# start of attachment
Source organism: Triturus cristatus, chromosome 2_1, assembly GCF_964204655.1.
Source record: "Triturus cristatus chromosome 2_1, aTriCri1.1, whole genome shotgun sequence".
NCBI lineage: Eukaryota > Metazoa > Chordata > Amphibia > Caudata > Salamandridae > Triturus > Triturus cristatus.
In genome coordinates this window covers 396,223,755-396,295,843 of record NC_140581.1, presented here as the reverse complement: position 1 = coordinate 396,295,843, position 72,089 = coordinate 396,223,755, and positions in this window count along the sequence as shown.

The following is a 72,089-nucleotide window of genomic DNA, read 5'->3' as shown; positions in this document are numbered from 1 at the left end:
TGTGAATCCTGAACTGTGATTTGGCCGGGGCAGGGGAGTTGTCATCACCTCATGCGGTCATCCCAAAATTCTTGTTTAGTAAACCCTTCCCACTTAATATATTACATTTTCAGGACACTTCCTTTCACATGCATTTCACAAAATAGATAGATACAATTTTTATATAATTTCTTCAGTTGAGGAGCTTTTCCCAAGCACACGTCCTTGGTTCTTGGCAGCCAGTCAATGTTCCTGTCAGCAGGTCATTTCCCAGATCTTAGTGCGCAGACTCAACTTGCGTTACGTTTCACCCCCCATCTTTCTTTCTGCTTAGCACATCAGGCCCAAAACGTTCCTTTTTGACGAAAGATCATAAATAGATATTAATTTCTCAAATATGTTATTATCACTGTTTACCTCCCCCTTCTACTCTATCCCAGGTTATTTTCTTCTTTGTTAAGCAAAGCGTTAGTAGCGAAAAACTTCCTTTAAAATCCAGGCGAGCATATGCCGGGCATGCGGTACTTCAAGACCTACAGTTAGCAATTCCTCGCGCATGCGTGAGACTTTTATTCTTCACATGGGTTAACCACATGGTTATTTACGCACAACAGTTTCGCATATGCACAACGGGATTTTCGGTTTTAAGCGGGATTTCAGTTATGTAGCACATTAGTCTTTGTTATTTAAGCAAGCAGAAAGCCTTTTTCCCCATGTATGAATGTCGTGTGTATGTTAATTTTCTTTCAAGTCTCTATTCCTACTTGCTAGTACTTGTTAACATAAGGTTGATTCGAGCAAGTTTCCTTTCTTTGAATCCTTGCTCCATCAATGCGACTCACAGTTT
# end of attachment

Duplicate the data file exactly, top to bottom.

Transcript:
Source organism: Triturus cristatus, chromosome 2_1, assembly GCF_964204655.1.
Source record: "Triturus cristatus chromosome 2_1, aTriCri1.1, whole genome shotgun sequence".
NCBI lineage: Eukaryota > Metazoa > Chordata > Amphibia > Caudata > Salamandridae > Triturus > Triturus cristatus.
In genome coordinates this window covers 396,223,755-396,295,843 of record NC_140581.1, presented here as the reverse complement: position 1 = coordinate 396,295,843, position 72,089 = coordinate 396,223,755, and positions in this window count along the sequence as shown.

The following is a 72,089-nucleotide window of genomic DNA, read 5'->3' as shown; positions in this document are numbered from 1 at the left end:
TGTGAATCCTGAACTGTGATTTGGCCGGGGCAGGGGAGTTGTCATCACCTCATGCGGTCATCCCAAAATTCTTGTTTAGTAAACCCTTCCCACTTAATATATTACATTTTCAGGACACTTCCTTTCACATGCATTTCACAAAATAGATAGATACAATTTTTATATAATTTCTTCAGTTGAGGAGCTTTTCCCAAGCACACGTCCTTGGTTCTTGGCAGCCAGTCAATGTTCCTGTCAGCAGGTCATTTCCCAGATCTTAGTGCGCAGACTCAACTTGCGTTACGTTTCACCCCCCATCTTTCTTTCTGCTTAGCACATCAGGCCCAAAACGTTCCTTTTTGACGAAAGATCATAAATAGATATTAATTTCTCAAATATGTTATTATCACTGTTTACCTCCCCCTTCTACTCTATCCCAGGTTATTTTCTTCTTTGTTAAGCAAAGCGTTAGTAGCGAAAAACTTCCTTTAAAATCCAGGCGAGCATATGCCGGGCATGCGGTACTTCAAGACCTACAGTTAGCAATTCCTCGCGCATGCGTGAGACTTTTATTCTTCACATGGGTTAACCACATGGTTATTTACGCACAACAGTTTCGCATATGCACAACGGGATTTTCGGTTTTAAGCGGGATTTCAGTTATGTAGCACATTAGTCTTTGTTATTTAAGCAAGCAGAAAGCCTTTTTCCCCATGTATGAATGTCGTGTGTATGTTAATTTTCTTTCAAGTCTCTATTCCTACTTGCTAGTACTTGTTAACATAAGGTTGATTCGAGCAAGTTTCCTTTCTTTGAATCCTTGCTCCATCAATGCGACTCACAGTTT